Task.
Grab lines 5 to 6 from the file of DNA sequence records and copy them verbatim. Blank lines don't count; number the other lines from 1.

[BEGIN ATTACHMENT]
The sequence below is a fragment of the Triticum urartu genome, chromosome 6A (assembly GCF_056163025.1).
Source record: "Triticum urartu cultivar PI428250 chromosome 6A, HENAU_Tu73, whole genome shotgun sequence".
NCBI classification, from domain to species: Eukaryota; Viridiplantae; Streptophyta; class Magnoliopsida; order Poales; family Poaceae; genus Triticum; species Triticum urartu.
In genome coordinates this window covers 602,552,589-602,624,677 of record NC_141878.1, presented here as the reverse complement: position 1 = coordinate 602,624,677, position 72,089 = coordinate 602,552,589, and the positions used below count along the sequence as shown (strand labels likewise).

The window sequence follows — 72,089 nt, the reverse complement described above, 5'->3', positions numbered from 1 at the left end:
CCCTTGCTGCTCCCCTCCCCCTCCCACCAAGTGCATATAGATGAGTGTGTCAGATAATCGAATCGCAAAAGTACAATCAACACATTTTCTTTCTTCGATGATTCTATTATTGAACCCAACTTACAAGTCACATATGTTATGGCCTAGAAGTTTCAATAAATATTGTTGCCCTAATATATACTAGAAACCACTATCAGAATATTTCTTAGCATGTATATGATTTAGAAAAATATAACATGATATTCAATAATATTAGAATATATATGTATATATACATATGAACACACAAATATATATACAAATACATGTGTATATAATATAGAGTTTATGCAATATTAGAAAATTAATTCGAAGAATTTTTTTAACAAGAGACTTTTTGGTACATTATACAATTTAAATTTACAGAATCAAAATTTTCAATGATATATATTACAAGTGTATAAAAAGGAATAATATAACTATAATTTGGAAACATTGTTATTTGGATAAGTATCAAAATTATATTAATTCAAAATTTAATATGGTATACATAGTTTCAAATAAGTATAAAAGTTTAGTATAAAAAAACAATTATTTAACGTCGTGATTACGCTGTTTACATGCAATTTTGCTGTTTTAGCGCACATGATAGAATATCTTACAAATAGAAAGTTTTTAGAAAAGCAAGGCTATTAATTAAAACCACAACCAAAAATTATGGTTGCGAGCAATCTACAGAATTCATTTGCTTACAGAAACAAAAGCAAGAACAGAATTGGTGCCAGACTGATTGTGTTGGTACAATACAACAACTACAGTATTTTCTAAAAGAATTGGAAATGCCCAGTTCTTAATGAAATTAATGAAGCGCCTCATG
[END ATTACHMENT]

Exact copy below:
The window sequence follows — 72,089 nt, the reverse complement described above, 5'->3', positions numbered from 1 at the left end:
CCCTTGCTGCTCCCCTCCCCCTCCCACCAAGTGCATATAGATGAGTGTGTCAGATAATCGAATCGCAAAAGTACAATCAACACATTTTCTTTCTTCGATGATTCTATTATTGAACCCAACTTACAAGTCACATATGTTATGGCCTAGAAGTTTCAATAAATATTGTTGCCCTAATATATACTAGAAACCACTATCAGAATATTTCTTAGCATGTATATGATTTAGAAAAATATAACATGATATTCAATAATATTAGAATATATATGTATATATACATATGAACACACAAATATATATACAAATACATGTGTATATAATATAGAGTTTATGCAATATTAGAAAATTAATTCGAAGAATTTTTTTAACAAGAGACTTTTTGGTACATTATACAATTTAAATTTACAGAATCAAAATTTTCAATGATATATATTACAAGTGTATAAAAAGGAATAATATAACTATAATTTGGAAACATTGTTATTTGGATAAGTATCAAAATTATATTAATTCAAAATTTAATATGGTATACATAGTTTCAAATAAGTATAAAAGTTTAGTATAAAAAAACAATTATTTAACGTCGTGATTACGCTGTTTACATGCAATTTTGCTGTTTTAGCGCACATGATAGAATATCTTACAAATAGAAAGTTTTTAGAAAAGCAAGGCTATTAATTAAAACCACAACCAAAAATTATGGTTGCGAGCAATCTACAGAATTCATTTGCTTACAGAAACAAAAGCAAGAACAGAATTGGTGCCAGACTGATTGTGTTGGTACAATACAACAACTACAGTATTTTCTAAAAGAATTGGAAATGCCCAGTTCTTAATGAAATTAATGAAGCGCCTCATG